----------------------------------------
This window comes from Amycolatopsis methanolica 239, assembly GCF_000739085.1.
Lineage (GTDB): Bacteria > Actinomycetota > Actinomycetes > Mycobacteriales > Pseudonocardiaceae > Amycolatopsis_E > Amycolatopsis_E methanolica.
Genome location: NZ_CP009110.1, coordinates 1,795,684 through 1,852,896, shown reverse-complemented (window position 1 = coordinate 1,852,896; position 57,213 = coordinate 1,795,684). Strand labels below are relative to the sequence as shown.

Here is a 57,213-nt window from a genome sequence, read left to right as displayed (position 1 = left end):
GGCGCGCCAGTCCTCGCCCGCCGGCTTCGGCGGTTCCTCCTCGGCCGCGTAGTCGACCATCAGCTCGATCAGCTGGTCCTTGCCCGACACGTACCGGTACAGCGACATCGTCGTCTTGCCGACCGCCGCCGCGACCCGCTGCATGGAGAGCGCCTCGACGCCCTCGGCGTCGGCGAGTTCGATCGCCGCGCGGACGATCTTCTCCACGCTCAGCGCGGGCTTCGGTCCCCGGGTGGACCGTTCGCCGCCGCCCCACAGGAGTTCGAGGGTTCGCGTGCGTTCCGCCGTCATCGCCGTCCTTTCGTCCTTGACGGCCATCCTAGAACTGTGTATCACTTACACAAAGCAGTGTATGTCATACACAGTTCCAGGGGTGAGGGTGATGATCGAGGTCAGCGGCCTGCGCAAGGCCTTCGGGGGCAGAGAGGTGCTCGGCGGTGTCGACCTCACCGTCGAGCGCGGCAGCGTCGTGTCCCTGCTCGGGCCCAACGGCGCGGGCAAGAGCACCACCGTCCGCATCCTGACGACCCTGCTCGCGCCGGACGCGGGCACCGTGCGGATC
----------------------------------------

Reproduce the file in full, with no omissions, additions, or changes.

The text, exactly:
This window comes from Amycolatopsis methanolica 239, assembly GCF_000739085.1.
Lineage (GTDB): Bacteria > Actinomycetota > Actinomycetes > Mycobacteriales > Pseudonocardiaceae > Amycolatopsis_E > Amycolatopsis_E methanolica.
Genome location: NZ_CP009110.1, coordinates 1,795,684 through 1,852,896, shown reverse-complemented (window position 1 = coordinate 1,852,896; position 57,213 = coordinate 1,795,684). Strand labels below are relative to the sequence as shown.

Here is a 57,213-nt window from a genome sequence, read left to right as displayed (position 1 = left end):
GGCGCGCCAGTCCTCGCCCGCCGGCTTCGGCGGTTCCTCCTCGGCCGCGTAGTCGACCATCAGCTCGATCAGCTGGTCCTTGCCCGACACGTACCGGTACAGCGACATCGTCGTCTTGCCGACCGCCGCCGCGACCCGCTGCATGGAGAGCGCCTCGACGCCCTCGGCGTCGGCGAGTTCGATCGCCGCGCGGACGATCTTCTCCACGCTCAGCGCGGGCTTCGGTCCCCGGGTGGACCGTTCGCCGCCGCCCCACAGGAGTTCGAGGGTTCGCGTGCGTTCCGCCGTCATCGCCGTCCTTTCGTCCTTGACGGCCATCCTAGAACTGTGTATCACTTACACAAAGCAGTGTATGTCATACACAGTTCCAGGGGTGAGGGTGATGATCGAGGTCAGCGGCCTGCGCAAGGCCTTCGGGGGCAGAGAGGTGCTCGGCGGTGTCGACCTCACCGTCGAGCGCGGCAGCGTCGTGTCCCTGCTCGGGCCCAACGGCGCGGGCAAGAGCACCACCGTCCGCATCCTGACGACCCTGCTCGCGCCGGACGCGGGCACCGTGCGGATC